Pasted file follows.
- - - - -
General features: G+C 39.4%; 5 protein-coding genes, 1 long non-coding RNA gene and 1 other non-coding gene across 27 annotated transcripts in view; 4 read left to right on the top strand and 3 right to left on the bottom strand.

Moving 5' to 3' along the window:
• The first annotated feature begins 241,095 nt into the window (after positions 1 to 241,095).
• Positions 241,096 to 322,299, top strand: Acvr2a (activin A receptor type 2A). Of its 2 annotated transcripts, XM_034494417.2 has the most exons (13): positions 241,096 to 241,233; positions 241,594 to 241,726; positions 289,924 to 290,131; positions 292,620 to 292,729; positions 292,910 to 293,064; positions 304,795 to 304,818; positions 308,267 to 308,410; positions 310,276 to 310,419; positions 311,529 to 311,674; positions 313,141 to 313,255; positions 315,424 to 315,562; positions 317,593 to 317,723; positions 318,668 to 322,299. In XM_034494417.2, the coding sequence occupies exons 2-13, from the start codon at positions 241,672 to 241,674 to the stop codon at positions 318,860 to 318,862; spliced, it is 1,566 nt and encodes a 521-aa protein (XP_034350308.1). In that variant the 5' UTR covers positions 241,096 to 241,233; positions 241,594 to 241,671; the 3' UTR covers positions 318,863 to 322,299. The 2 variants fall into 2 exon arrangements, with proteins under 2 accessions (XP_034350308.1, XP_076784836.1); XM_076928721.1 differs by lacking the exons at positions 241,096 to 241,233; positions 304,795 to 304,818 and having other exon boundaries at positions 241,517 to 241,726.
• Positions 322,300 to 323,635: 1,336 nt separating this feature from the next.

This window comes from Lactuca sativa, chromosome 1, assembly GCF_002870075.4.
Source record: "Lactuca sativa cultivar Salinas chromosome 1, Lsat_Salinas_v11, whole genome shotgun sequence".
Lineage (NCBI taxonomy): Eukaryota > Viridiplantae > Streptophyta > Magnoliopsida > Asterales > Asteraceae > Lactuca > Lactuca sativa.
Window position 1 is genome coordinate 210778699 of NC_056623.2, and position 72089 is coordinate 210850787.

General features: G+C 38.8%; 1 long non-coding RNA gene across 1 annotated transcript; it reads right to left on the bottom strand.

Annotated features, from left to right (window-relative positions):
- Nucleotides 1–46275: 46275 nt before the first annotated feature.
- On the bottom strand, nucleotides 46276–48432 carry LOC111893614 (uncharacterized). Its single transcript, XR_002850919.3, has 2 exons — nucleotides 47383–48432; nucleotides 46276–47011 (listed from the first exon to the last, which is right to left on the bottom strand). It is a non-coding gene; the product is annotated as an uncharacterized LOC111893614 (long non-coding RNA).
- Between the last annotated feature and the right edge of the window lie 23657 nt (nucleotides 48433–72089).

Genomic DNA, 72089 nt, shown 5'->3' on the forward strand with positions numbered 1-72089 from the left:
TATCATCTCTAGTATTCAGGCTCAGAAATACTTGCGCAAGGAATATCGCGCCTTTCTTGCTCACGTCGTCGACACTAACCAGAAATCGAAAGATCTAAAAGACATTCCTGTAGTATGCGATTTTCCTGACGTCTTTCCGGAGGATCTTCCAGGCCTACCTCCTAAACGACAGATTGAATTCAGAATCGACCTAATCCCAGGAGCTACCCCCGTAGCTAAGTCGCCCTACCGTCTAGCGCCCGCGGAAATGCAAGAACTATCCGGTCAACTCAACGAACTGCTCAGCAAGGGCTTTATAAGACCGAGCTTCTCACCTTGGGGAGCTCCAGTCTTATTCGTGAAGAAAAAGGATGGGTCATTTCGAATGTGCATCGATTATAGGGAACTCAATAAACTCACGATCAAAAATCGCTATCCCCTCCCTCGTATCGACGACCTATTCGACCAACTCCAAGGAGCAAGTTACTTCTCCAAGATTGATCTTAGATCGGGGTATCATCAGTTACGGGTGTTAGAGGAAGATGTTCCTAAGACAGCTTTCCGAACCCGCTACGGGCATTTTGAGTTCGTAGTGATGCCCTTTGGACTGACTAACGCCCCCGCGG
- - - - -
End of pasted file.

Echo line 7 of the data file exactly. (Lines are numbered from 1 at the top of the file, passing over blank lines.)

Source record: "Lactuca sativa cultivar Salinas chromosome 1, Lsat_Salinas_v11, whole genome shotgun sequence".